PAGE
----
The Impact of Incarceration on Moral Agency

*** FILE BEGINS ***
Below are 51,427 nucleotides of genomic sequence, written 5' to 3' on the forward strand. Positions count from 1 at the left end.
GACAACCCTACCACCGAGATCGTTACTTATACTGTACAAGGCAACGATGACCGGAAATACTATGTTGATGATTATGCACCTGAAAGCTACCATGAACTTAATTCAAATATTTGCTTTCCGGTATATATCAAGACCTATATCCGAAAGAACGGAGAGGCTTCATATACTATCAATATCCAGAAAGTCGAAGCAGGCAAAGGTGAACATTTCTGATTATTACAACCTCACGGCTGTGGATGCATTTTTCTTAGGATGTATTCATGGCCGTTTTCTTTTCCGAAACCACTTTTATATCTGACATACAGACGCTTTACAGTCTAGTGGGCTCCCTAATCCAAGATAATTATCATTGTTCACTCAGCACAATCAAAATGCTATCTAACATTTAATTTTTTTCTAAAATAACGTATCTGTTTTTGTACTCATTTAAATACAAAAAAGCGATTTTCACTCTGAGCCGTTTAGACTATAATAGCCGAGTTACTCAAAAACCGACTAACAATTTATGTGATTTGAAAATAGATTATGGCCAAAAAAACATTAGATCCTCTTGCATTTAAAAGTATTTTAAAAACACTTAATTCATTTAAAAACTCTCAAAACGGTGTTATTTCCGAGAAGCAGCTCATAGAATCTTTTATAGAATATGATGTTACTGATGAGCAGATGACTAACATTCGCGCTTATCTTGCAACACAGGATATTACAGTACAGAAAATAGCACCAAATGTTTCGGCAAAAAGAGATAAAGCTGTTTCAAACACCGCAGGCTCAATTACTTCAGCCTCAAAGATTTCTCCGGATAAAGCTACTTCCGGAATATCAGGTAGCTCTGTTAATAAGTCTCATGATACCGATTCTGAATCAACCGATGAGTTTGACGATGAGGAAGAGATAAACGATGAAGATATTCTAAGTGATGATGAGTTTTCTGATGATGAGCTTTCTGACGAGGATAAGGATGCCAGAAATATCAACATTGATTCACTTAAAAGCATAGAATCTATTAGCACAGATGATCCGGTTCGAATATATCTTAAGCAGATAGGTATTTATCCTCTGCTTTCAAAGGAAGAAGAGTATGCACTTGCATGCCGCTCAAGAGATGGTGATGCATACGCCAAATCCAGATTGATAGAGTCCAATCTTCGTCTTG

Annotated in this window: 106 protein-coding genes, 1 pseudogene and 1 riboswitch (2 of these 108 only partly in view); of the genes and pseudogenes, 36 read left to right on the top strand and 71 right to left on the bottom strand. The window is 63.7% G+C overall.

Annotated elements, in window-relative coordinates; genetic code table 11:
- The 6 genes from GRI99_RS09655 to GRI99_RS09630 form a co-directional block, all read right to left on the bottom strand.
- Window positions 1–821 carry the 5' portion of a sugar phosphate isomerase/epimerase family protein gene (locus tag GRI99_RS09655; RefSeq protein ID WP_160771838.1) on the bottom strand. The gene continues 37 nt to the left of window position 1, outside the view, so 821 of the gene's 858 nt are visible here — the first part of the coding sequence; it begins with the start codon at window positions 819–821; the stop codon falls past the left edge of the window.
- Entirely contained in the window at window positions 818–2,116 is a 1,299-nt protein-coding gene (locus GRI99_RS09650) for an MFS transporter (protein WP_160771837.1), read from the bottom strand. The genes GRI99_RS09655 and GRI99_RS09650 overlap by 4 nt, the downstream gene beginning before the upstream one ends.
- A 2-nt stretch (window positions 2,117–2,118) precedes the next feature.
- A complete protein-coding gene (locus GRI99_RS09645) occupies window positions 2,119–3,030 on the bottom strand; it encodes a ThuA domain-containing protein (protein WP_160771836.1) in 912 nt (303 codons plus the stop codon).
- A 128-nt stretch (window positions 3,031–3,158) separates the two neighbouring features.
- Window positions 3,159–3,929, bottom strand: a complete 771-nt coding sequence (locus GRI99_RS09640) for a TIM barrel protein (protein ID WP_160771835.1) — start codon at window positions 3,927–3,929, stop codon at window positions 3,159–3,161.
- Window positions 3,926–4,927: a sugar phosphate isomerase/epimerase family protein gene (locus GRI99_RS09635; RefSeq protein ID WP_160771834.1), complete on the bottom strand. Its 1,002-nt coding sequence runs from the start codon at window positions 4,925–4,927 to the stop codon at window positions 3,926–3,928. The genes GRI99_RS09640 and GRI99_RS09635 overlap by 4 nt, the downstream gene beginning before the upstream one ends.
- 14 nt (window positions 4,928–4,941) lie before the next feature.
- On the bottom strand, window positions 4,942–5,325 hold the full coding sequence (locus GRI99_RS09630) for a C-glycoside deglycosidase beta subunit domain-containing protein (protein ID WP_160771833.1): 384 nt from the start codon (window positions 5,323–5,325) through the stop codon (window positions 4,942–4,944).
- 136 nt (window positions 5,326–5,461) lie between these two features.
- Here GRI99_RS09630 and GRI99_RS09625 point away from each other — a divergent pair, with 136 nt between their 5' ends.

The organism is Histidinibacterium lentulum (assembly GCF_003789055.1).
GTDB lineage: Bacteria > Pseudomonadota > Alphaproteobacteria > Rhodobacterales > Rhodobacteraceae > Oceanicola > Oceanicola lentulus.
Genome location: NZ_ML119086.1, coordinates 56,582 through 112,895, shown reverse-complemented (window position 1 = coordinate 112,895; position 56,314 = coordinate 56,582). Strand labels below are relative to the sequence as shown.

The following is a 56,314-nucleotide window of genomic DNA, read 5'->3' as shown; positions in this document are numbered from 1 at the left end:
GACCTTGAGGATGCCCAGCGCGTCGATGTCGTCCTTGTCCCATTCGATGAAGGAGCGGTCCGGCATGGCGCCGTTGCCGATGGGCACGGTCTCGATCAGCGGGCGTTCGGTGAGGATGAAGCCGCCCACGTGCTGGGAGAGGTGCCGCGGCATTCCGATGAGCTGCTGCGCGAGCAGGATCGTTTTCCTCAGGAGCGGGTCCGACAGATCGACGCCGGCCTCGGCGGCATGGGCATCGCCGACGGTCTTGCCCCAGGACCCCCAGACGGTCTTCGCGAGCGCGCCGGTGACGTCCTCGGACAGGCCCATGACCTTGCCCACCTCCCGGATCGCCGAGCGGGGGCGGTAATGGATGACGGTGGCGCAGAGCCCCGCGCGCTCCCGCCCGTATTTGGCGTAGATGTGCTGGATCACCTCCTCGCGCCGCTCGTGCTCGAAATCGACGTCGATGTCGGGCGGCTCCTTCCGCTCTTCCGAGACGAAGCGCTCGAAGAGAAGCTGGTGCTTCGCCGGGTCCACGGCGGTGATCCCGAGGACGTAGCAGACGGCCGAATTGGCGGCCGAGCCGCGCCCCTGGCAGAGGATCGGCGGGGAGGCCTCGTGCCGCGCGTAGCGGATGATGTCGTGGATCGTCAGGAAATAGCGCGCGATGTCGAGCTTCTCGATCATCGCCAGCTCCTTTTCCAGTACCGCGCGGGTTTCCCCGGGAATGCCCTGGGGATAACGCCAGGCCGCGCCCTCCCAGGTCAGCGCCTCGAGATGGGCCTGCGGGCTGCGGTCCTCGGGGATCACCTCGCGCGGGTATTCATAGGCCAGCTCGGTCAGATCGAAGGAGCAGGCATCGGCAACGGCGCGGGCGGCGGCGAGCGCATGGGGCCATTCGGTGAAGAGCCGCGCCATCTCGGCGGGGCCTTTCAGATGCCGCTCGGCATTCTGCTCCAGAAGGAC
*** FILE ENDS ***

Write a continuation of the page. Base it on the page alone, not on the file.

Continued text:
The U.S Model Penal Code (MPC) states that retribution—the notion that by punishing a criminal offender he gets his moral “just deserts”—is the primary justification for criminal punishment. However, the MPC indicates that other purposes may also be considered, including deterrence, incapacitation, and rehabilitation. The MPC uses a sentencing model called limiting retributivism, whereby forward-looking principles of punishment aimed at decreasing crime can be considered with the upper limit of proportional punishment set by retributivism. The “father” of limiting retributivism, Norval Morris, argued that the imposition of punishment should also obey the principle of parsimony—that is, the sentence imposed should be no more severe than necessary to achieve its purposes. This paper will explore the ways in which the state can inflict punishment under limiting retributivism in a way that fulfills the notion of “just deserts” while utilizing the forward-looking principle of rehabilitation to mitigate harmful effects on moral agency related to burdensome and condemnatory treatment of offenders.
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